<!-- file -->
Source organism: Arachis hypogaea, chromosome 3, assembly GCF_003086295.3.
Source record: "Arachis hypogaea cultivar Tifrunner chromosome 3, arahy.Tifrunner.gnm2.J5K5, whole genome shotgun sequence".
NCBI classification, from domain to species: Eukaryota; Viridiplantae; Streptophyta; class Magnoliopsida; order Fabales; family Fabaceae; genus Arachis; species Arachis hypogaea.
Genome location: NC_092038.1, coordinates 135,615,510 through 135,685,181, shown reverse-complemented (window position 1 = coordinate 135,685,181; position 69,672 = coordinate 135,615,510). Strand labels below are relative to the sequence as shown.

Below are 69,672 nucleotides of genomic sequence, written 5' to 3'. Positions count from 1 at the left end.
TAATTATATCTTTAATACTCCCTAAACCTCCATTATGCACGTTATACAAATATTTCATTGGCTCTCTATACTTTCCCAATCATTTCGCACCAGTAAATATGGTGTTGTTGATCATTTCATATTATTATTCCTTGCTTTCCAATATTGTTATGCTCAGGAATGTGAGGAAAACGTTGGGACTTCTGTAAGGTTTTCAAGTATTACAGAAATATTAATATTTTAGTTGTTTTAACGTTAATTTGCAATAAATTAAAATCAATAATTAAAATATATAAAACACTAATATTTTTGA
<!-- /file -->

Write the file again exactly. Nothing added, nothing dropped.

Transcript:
Source organism: Arachis hypogaea, chromosome 3, assembly GCF_003086295.3.
Source record: "Arachis hypogaea cultivar Tifrunner chromosome 3, arahy.Tifrunner.gnm2.J5K5, whole genome shotgun sequence".
NCBI classification, from domain to species: Eukaryota; Viridiplantae; Streptophyta; class Magnoliopsida; order Fabales; family Fabaceae; genus Arachis; species Arachis hypogaea.
Genome location: NC_092038.1, coordinates 135,615,510 through 135,685,181, shown reverse-complemented (window position 1 = coordinate 135,685,181; position 69,672 = coordinate 135,615,510). Strand labels below are relative to the sequence as shown.

Below are 69,672 nucleotides of genomic sequence, written 5' to 3'. Positions count from 1 at the left end.
TAATTATATCTTTAATACTCCCTAAACCTCCATTATGCACGTTATACAAATATTTCATTGGCTCTCTATACTTTCCCAATCATTTCGCACCAGTAAATATGGTGTTGTTGATCATTTCATATTATTATTCCTTGCTTTCCAATATTGTTATGCTCAGGAATGTGAGGAAAACGTTGGGACTTCTGTAAGGTTTTCAAGTATTACAGAAATATTAATATTTTAGTTGTTTTAACGTTAATTTGCAATAAATTAAAATCAATAATTAAAATATATAAAACACTAATATTTTTGA